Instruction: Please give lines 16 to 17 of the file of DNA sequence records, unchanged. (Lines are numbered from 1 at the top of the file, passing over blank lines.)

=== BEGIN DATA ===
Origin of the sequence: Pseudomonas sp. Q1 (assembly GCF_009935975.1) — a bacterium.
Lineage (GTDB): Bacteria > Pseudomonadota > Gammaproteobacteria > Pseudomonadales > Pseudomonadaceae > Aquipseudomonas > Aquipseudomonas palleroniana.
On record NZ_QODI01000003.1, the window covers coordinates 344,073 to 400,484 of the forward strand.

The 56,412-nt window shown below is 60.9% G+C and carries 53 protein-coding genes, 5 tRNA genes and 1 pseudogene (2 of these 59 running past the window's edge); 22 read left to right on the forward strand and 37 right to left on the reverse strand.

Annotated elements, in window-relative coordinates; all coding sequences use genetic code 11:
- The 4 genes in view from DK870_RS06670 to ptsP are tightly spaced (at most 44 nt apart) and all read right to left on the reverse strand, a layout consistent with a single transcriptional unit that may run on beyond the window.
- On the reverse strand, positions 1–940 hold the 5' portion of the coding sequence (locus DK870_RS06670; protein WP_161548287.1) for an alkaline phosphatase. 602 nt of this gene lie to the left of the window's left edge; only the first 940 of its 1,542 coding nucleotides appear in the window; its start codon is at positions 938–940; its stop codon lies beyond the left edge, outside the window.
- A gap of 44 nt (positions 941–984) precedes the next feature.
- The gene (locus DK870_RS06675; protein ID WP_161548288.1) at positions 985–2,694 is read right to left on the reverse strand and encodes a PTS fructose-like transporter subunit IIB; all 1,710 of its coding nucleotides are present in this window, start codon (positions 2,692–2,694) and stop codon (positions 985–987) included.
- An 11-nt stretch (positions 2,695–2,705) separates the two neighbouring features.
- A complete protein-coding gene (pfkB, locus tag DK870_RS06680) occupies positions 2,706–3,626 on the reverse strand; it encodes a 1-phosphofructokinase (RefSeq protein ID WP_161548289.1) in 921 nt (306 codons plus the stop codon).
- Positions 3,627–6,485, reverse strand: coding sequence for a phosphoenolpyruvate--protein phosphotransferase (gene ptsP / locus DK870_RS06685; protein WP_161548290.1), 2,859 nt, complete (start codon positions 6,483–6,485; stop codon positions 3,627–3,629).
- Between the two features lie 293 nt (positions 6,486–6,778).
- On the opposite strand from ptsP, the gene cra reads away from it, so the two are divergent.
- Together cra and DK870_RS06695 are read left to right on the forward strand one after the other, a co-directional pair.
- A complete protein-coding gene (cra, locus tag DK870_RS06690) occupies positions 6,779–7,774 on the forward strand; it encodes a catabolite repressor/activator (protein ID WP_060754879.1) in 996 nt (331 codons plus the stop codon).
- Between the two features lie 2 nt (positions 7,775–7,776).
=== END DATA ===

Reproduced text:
- A complete protein-coding gene (cra, locus tag DK870_RS06690) occupies positions 6,779–7,774 on the forward strand; it encodes a catabolite repressor/activator (protein ID WP_060754879.1) in 996 nt (331 codons plus the stop codon).
- Between the two features lie 2 nt (positions 7,775–7,776).